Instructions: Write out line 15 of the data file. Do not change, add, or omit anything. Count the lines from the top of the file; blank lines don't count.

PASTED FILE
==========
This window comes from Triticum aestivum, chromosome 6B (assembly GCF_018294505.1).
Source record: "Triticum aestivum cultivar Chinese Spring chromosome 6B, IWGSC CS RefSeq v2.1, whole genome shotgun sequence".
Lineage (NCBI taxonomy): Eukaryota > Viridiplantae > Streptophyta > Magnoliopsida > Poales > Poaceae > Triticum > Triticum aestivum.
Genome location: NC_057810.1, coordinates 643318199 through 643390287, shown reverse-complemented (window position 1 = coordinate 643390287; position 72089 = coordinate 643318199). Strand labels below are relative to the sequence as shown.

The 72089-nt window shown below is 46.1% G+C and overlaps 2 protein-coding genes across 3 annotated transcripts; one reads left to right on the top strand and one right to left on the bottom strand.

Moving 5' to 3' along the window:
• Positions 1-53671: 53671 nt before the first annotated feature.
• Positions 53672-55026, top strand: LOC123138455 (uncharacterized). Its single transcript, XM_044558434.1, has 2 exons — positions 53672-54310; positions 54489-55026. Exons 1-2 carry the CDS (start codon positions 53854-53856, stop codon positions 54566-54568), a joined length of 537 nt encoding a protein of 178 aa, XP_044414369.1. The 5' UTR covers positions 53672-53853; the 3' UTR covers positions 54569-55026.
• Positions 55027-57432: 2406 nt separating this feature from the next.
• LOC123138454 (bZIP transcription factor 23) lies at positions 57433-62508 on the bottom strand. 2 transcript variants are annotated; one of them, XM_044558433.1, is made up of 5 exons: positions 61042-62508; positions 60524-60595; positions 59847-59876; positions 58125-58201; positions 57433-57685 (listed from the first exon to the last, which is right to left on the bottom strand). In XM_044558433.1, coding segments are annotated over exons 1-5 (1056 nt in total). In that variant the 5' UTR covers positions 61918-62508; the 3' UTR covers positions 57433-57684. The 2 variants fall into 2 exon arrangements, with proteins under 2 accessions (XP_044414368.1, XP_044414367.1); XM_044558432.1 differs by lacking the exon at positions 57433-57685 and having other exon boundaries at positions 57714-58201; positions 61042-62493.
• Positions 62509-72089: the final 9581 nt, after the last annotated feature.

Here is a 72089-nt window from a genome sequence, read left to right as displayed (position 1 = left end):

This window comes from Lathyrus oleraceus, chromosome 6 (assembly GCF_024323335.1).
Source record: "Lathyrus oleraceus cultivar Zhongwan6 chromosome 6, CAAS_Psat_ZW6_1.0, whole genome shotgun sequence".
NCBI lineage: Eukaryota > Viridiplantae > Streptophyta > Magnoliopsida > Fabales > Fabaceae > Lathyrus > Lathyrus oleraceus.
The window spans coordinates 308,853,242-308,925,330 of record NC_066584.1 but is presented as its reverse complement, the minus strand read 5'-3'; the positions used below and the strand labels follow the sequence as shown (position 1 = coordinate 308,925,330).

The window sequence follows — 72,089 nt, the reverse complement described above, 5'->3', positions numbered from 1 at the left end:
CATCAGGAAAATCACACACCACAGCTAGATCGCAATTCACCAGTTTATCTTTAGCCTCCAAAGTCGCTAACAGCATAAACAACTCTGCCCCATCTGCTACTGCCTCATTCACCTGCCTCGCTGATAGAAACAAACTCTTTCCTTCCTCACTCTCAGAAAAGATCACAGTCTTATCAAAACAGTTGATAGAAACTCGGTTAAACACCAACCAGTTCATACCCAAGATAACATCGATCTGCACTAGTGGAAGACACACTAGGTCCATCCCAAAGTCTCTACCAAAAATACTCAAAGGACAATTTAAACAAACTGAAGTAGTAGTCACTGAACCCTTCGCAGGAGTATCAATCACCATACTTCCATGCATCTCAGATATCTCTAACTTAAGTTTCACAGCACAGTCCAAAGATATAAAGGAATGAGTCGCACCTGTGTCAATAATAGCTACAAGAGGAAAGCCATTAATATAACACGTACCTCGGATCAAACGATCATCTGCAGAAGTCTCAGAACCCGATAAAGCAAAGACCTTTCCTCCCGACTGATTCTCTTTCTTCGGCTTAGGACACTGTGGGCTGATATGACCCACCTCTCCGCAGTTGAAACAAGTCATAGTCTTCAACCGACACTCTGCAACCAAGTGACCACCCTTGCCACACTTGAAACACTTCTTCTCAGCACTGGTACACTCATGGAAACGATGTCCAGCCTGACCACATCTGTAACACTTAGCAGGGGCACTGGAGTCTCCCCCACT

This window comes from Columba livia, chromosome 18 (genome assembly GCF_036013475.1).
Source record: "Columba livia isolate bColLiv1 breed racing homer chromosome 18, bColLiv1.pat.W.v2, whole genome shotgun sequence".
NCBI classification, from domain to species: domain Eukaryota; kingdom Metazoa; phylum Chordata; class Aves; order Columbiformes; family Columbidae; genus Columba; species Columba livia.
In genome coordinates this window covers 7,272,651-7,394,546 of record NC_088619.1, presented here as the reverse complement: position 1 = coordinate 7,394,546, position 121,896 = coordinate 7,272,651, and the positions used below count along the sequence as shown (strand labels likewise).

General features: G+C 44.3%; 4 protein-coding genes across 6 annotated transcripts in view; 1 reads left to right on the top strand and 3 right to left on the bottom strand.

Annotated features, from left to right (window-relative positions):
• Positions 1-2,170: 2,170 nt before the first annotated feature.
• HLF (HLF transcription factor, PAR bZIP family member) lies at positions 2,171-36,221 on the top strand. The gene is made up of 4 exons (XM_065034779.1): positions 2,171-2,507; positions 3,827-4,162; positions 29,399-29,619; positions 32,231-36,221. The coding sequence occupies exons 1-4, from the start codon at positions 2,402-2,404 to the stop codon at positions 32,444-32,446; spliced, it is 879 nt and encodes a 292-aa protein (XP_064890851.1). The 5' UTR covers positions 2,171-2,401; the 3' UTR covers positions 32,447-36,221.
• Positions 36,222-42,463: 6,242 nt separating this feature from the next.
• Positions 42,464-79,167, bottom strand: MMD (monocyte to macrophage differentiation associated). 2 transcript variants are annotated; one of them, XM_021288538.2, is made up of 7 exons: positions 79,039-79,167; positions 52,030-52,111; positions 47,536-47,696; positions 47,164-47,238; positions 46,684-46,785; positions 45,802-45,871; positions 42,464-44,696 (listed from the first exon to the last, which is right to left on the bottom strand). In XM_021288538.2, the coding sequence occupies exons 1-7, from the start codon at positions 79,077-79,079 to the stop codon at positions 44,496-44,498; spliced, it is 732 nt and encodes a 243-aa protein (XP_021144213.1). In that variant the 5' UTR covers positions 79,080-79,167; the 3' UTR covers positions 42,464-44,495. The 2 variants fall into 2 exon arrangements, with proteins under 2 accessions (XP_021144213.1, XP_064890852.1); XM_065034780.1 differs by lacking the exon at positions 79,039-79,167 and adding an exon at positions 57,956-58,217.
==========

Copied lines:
NCBI lineage: Eukaryota > Viridiplantae > Streptophyta > Magnoliopsida > Fabales > Fabaceae > Lathyrus > Lathyrus oleraceus.